# $l_1$ distance of a point to a convex polygon

Let us have a set of $n$ points, $x_1, x_2, \ldots, x_n \in \mathbb{R}^d$, that form a convex polytope. And let us have a single point $x \in \mathbb{R}^d$ that is outside of the polytope. How can I compute the $l_1$ distance of the point to the polytope?

I wanted to do it similar to $l_2$ distance. That is, I check the distance for each line segment. Then I find the $l_2$ distance of a line segment to the point and get the minimum among the line segments. It can be done since I can find the smallest distance by using derivation. But, how to do it for $l_1$ distance?

-
I wanted to do it similar to l2 distance. That is, I check the distance for each line segment. Then I find the l2 distance of a line segment to the point and get the minimum among the line segments. Don't do that, use quadratic programming for it. Look here under 'distances' for explanations of some special cases (distance point-triangle for example). – Peter Sheldrick Jun 9 '12 at 17:06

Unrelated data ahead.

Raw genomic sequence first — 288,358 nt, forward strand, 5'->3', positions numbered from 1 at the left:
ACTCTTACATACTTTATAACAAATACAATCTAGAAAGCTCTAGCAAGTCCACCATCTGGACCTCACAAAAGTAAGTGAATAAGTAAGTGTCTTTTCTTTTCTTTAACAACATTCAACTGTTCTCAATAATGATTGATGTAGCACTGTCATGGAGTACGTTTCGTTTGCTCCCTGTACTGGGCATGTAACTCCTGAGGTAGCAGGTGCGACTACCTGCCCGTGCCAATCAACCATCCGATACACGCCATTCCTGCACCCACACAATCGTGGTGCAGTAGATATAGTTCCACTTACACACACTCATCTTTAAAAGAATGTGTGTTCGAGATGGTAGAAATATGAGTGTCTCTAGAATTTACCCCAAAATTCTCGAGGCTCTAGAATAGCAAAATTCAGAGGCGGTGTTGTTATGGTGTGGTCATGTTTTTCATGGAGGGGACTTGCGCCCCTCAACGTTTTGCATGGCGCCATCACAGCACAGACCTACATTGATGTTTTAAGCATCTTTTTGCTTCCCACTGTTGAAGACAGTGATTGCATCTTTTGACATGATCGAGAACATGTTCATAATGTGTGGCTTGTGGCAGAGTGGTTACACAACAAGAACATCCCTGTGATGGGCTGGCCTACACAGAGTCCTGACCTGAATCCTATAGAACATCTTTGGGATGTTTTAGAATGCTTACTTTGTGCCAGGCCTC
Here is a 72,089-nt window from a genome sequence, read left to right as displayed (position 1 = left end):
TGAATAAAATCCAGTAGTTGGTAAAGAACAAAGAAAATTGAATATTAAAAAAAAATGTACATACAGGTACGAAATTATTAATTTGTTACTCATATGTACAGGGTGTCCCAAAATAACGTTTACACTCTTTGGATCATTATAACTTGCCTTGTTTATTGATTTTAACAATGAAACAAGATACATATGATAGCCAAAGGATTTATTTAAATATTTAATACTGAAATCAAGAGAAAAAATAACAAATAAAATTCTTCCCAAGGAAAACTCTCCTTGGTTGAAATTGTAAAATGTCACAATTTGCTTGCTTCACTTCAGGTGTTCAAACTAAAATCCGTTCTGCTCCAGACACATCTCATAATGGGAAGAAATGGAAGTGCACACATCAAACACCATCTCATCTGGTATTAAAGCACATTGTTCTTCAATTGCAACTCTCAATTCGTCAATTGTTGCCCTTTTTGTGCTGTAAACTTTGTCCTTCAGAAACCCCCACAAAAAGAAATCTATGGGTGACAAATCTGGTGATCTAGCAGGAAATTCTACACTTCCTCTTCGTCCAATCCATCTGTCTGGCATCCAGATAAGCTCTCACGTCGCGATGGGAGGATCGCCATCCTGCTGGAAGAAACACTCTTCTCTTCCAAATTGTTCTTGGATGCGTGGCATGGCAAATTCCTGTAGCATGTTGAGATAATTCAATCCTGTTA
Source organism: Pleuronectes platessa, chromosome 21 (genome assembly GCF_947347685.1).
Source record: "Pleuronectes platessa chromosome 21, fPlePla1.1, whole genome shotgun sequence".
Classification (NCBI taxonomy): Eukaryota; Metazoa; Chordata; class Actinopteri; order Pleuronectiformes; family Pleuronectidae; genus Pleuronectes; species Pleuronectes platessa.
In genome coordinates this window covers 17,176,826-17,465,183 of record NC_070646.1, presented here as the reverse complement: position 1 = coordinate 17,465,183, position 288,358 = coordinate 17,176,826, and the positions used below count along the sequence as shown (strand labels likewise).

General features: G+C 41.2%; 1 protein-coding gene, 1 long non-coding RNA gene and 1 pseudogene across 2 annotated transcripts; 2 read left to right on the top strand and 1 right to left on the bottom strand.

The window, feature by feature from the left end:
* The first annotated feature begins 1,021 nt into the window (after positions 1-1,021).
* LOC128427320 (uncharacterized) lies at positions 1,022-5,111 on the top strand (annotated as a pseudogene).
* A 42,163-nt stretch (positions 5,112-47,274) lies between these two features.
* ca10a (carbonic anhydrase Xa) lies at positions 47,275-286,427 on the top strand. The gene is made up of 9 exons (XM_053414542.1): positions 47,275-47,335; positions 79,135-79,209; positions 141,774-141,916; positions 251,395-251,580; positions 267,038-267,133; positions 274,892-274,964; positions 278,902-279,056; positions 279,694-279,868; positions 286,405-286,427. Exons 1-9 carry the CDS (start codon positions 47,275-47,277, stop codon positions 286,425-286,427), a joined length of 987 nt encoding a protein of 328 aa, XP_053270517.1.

This is a linear program. First write the convex polytope as an intersection of linear inequalities and minimize $||x-y||_1$ for for $y$ in the polytope. So in 2D this is $|x_1-y_1|+|x_2-y_2|$. Now introduce two new variables $v_1,v_2$. Then minimize $v1+v2$ subject to $-v_1\leq x_1 - y_1 \leq +v1$, $-v_2\leq x_2 - y_2 \leq +v2$ and $y$ in convex polygon.

Determining the distance from a point to an (unbounded) line is also a linear program. Just minimize $||x-y||_1$ with $ay_1+by_2=c$ for some given $a,b,c$. You don't get such a nice formula for the closest point + distance as in the $l_2$ case. However this still has a derivative (that again isn't a single formula but a piecewise function). So if you program this it involves a few if statements... You go through the possibilities - in German there is the word Fallunterscheidung for that, but i'm not sure if there is a English equivalent.

EDIT: In fact the derivatives of functions involving absolute values may well be one formula, but don't expect them to be continuous everywhere.

-